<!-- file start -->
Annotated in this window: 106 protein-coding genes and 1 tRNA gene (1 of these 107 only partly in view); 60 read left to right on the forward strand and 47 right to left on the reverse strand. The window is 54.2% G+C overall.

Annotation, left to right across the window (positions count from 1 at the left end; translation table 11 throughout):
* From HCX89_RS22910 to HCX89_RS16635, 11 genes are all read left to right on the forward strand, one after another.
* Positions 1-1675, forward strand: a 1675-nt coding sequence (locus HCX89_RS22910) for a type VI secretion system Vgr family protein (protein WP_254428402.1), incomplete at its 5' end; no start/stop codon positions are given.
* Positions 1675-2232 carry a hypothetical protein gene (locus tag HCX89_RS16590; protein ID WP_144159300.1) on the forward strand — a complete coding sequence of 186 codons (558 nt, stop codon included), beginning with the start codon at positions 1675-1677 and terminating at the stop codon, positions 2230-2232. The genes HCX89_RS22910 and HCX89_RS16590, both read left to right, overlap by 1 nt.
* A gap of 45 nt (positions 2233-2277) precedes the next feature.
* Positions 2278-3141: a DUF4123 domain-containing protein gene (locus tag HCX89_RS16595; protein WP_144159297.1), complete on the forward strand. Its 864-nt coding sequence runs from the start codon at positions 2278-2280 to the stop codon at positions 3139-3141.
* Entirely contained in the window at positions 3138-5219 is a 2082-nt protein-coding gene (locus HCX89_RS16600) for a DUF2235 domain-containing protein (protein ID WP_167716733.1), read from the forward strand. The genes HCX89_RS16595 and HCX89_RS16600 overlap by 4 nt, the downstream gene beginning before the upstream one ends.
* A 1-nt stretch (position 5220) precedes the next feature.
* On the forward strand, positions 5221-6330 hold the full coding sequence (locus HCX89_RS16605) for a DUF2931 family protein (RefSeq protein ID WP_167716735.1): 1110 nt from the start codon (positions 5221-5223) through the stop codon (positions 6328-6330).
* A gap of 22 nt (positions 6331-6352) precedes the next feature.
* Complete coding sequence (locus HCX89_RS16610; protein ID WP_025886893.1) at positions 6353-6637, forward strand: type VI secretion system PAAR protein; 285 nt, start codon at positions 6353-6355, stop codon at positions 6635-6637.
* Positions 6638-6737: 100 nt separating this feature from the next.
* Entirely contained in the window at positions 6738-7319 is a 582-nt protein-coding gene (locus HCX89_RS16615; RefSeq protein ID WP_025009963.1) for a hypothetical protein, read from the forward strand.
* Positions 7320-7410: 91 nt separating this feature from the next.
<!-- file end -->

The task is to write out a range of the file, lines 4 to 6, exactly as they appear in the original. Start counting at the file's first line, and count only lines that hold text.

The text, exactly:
* Positions 1-1675, forward strand: a 1675-nt coding sequence (locus HCX89_RS22910) for a type VI secretion system Vgr family protein (protein WP_254428402.1), incomplete at its 5' end; no start/stop codon positions are given.
* Positions 1675-2232 carry a hypothetical protein gene (locus tag HCX89_RS16590; protein ID WP_144159300.1) on the forward strand — a complete coding sequence of 186 codons (558 nt, stop codon included), beginning with the start codon at positions 1675-1677 and terminating at the stop codon, positions 2230-2232. The genes HCX89_RS22910 and HCX89_RS16590, both read left to right, overlap by 1 nt.
* A gap of 45 nt (positions 2233-2277) precedes the next feature.